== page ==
Winter Sun in Bloom

by Alec McCarter  December 2002


We are now at that time of year when cloud and rain will soon replace the unreliable sun.  No matter.  Every year since Peggy planted it, and starting in early October, Mahonia x “Winter Sun” has brightened the dark days with great clusters of bright racemes of tiny flowers.  Like the rays of the sun, each shaft of yellow radiates outward from the center to make a wide disc of light.  Each disc is held aloft by sturdy stems well-clothed in long, prickly leaves of dark and shiny green.  It has already started to bloom and it will continue through the winter and into March.  Unlike the sun, its light is unaffected by weather.  It survived the freezes of November 11, 1985 and February 1, 1989.  Under the heavy, crushing snows of December, 1996, it bowed, but did not break.  It bent to the ground, but when the snow melted, it sprang back up and once again its cheery bloom spread warmth and joy.  In contrast, some of our rhododendrons suffered badly.  “Cotton Candy” broke off at ground level.  A low and spreading Acer japonicum was split from top to bottom requiring surgery to put it back together.


But Mahonia “Winter sun” is more than just a replacement for its namesake.  Situated close to the bird-feeder, it has provided a refuge and shelter for countless juncos, sparrows and house finches.  Except, when it was young and thin, its sturdy growth and prickly leaves have discouraged predators.  When it was just a youth, a Cooper’s hawk burst recklessly through the shrub, clawed-feet first.  There was a flurry of feathers and leaflets, but startled birds at the feeder escaped.  Anna’s hummingbird finds nourishment in the nectar of the sweet-smelling flowers.  Hordes of bushtits send down showers of tiny yellow petals as they forage for something edible along the clusters of flowers.  One winter, a wood warbler (Townsend’s) eked out a living for months using “Winter Sun” as a source of food and shelter.  The bird was perfectly camouflaged with markings of brilliant yellow, green, and dusky olive matching the shrub’s flowers, leaves and dark shadows.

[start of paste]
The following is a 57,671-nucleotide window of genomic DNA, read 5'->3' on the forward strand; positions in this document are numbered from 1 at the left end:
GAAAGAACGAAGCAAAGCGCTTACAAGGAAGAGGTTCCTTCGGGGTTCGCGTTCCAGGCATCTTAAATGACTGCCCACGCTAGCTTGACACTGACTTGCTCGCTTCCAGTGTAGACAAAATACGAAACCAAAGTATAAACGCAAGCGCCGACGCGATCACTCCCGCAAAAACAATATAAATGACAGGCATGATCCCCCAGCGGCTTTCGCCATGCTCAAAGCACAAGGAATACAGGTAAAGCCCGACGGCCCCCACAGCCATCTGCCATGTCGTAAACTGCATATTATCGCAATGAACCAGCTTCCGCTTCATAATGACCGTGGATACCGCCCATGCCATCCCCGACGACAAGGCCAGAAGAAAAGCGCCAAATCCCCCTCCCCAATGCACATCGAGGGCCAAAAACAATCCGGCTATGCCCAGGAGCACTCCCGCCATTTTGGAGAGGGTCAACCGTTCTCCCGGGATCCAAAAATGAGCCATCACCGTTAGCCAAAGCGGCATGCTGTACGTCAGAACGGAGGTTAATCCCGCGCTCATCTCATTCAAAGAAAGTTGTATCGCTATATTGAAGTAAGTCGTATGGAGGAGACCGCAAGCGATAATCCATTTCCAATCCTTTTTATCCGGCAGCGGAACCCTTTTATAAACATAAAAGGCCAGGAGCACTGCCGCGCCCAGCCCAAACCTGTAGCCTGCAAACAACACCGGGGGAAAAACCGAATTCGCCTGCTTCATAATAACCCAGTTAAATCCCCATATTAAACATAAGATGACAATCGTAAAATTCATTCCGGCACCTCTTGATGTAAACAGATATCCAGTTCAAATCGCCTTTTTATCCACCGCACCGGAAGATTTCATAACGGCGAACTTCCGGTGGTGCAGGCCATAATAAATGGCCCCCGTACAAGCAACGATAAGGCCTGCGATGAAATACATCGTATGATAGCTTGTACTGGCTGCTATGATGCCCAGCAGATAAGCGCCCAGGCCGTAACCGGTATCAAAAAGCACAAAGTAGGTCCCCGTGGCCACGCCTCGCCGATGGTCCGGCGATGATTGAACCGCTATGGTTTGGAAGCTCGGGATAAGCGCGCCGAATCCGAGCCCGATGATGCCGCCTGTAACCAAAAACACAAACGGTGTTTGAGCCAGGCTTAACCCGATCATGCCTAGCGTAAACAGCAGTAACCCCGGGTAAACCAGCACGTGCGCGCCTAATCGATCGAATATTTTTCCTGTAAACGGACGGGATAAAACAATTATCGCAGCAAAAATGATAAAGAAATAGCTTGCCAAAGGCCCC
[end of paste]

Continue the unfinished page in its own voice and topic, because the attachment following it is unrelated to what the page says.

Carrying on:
When at long last the stalks of flowers have done their duty, dark-blue berries with a heavy bloom enlarge and ripen along each stem.  If these are not picked, they soon attract hordes of robins, including mottled-breasted young.  Last spring, a hungry flock of cedar wax-wings joined them and soon no berries were left for us to pick.


These berries, if cooked and squeezed through a muslin bag, make a dark-red juice, sweet and sour.  It will not gel without added sugar and pectin, but then it makes a delicious spread for bread.  An acquaintance makes wine from the juice, and by freezing it to remove water, concentrates it to make a delicious liqueur.


After the berries, a new delight is the tuft of bronzy foliage that sprouts from the top of each terminus of a trunk.  Each new leaf presents ten or so pairs of leaflets along the stem terminating in a single leaflet.  And each tuft is comprised of ten or more leaves.  It is a magnificent sight.


“Winter Sun” is a cross between M. Iofariifolia and M. japonica (sometimes named Berberis instead of Mahonia).  A similar plant is M. media x ”Charity”.  At one time, we had both, but ”Charity” died of thirst and too much sun during a long hot and dry summer.  Its requirements for health appear to be different from those of our native M. aquifolia and M. nervosa.  Some shade and more water might have kept “Charity” alive.  Never mind, “Winter Sun” is as big a plant as the scale of our garden will permit – another would be too much.


We do still have M. japonica and it is thriving.  It is definitely japonica and M. bealei – its leaves are long and narrow and its flowering racemes are long and loose, even pendulous, in contrast to bealei’s shorter, thicker and wider leaves and leaflets.  Each year, japonica becomes larger and more beautiful.  Like “Winter Sun”, it brightens each day and persists through the winter.  These are two shrubs that we could not be without.


Reprinted with thanks from January 2002 University of Victoria Finnerty Gardens Newsletter.